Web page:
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Repurposing large health insurance claims data to estimate genetic and environmental contributions in 560 phenotypes

Nature Geneticsvolume 51pages327334 (2019) | Download Citation


We analysed a large health insurance dataset to assess the genetic and environmental contributions of 560 disease-related phenotypes in 56,396 twin pairs and 724,513 sibling pairs out of 44,859,462 individuals that live in the United States. We estimated the contribution of environmental risk factors (socioeconomic status (SES), air pollution and climate) in each phenotype. Mean heritability (h2 = 0.311) and shared environmental variance (c2 = 0.088) were higher than variance attributed to specific environmental factors such as zip-code-level SES (varSES = 0.002), daily air quality (varAQI = 0.0004), and average temperature (vartemp = 0.001) overall, as well as for individual phenotypes. We found significant heritability and shared environment for a number of comorbidities (h2 = 0.433, c2 = 0.241) and average monthly cost (h2 = 0.290, c2 = 0.302). All results are available using our Claims Analysis of Twin Correlation and Heritability (CaTCH) web application.

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Data Availability

The data that support the findings of this study are available from Aetna Insurance, but restrictions apply to the availability of these data, which were used under licence for the current study, and so are not publicly available. Please contact N. Palmer ( for inquiries about the Aetna dataset. Summary data are, however, available from the authors upon reasonable request and with permission of Aetna Insurance. Code for analysis, generation of figures and figure files is available at

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We thank K. Fox of Aetna, Inc., N. Palmer of Harvard Medical School, and I. Kohane of Harvard Medical School for support and providing access to the Aetna Insurance Claims Data. We are grateful to L. O’Connor and A. Price for helpful discussion. This research was supported by the Australian National Health and Medical Research Council (1078037 and 1113400), National Institutes of Health NIEHS (R00ES23504 and R21ES205052), the National Science Foundation (1636870), and the Sylvia & Charles Viertel Charitable Foundation.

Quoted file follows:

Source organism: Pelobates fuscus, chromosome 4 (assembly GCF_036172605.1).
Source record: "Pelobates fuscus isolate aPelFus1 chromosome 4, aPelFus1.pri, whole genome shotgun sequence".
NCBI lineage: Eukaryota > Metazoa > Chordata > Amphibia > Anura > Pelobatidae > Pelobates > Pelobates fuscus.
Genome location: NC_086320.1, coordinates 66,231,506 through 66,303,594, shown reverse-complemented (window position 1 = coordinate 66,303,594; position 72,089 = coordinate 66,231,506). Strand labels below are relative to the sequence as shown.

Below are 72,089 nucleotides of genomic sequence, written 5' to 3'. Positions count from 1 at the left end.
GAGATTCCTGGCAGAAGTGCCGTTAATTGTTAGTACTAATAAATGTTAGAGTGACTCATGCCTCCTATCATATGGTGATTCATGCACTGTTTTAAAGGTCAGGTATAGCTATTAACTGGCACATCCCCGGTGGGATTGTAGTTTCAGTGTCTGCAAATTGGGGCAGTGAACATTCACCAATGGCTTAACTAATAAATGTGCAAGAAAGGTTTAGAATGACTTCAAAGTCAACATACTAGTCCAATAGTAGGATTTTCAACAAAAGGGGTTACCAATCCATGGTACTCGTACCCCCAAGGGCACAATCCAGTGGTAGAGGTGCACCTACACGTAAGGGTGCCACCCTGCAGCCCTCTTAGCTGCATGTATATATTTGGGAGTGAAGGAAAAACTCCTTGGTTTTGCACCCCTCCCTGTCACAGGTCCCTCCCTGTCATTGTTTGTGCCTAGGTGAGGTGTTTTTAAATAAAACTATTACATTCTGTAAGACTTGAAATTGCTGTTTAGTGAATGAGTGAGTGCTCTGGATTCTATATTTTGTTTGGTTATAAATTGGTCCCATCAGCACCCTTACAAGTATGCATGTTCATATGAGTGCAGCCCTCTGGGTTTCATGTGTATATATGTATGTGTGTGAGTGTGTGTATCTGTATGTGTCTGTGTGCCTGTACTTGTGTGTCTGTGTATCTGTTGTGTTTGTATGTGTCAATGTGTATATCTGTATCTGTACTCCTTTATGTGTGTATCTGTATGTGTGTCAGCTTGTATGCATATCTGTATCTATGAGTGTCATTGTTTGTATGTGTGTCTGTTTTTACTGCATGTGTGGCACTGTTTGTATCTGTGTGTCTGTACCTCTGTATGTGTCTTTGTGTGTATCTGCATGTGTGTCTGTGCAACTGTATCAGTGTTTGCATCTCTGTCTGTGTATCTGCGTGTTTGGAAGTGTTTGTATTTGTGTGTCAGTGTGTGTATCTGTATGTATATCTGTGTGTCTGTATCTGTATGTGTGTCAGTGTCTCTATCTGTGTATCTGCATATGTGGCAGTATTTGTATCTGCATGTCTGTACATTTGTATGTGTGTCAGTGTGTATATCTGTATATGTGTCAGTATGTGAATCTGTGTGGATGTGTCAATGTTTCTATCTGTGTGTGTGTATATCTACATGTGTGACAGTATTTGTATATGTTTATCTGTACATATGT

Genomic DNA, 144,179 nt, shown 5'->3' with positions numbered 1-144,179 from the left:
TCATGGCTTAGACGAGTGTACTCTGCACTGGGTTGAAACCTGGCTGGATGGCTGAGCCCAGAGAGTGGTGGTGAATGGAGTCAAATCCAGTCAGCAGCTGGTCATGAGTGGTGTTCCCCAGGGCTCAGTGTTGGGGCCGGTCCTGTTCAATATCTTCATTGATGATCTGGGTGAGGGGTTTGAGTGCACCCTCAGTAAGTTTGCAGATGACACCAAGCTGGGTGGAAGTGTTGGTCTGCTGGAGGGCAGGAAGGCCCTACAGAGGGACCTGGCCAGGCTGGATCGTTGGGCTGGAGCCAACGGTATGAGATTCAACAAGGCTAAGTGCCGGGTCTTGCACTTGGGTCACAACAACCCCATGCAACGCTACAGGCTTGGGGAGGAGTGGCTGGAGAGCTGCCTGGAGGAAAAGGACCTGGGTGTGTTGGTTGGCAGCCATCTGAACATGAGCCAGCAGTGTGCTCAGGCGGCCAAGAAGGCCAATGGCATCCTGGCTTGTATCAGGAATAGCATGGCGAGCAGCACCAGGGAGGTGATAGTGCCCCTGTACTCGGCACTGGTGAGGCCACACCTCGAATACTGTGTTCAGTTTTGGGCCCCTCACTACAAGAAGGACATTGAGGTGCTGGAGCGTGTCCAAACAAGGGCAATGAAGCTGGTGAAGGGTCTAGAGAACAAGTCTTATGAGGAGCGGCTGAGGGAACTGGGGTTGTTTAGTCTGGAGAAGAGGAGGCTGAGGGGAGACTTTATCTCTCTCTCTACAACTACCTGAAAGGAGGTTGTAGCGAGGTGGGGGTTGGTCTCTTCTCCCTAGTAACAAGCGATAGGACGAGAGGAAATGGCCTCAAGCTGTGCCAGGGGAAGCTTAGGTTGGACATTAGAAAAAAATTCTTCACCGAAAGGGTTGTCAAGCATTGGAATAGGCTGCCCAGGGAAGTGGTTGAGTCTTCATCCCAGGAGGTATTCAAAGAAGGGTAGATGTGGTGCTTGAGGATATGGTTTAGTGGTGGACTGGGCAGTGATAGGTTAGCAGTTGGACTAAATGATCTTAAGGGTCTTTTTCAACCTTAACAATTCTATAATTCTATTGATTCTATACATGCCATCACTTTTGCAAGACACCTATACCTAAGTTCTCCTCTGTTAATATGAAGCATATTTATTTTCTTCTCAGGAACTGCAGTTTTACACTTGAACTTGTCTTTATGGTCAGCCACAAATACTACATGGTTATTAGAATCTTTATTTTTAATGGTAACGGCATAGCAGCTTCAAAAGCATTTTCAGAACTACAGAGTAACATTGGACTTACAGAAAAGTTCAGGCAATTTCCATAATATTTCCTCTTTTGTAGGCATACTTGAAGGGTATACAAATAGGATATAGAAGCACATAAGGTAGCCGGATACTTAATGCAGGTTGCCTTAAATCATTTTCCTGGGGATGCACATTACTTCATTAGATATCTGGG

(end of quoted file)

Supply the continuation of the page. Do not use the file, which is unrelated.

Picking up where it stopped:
Author information

Author notes

  1. These authors jointly supervised this work: Peter M. Visscher, Chirag J. Patel.


  1. Department of Biomedical Informatics, Harvard Medical School, Boston, MA, USA

    • Chirag M. Lakhani
    • , Braden T. Tierney
    • , Arjun K. Manrai
    •  & Chirag J. Patel
  2. Department of Microbiology and Immunobiology, Harvard Medical School, Boston, MA, USA

    • Braden T. Tierney
  3. Computational Health Informatics Program, Boston Children’s Hospital, Boston, MA, USA

    • Arjun K. Manrai
  4. Institute for Molecular Bioscience, The University of Queensland, Brisbane, Australia

    • Jian Yang
    •  & Peter M. Visscher
  5. Queensland Brain Institute, The University of Queensland, Brisbane, Australia

    • Jian Yang
    •  & Peter M. Visscher


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All authors contributed extensively to the work presented in this paper. C.M.L., P.M.V., and C.J.P. designed experiments, analysed data, and wrote the manuscript. B.T.T. developed the Shiny App for analysis. B.T.T., A.K.M., and J.Y. contributed to iterative improvement of the manuscript.

Competing interests

The authors declare no competing interests.

Corresponding authors

Correspondence to Peter M. Visscher or Chirag J. Patel.

Supplementary information

  1. Supplementary Text and Figures

    Supplementary Figures 1–11, Supplement Notes 1–6 and Supplementary Tables 1–4 and 6

  2. Reporting Summary

  3. Supplementary Table 5

    Comparison of h2 estimates from claims analysis to h2 estimates from 81 published studies, including the method of estimation

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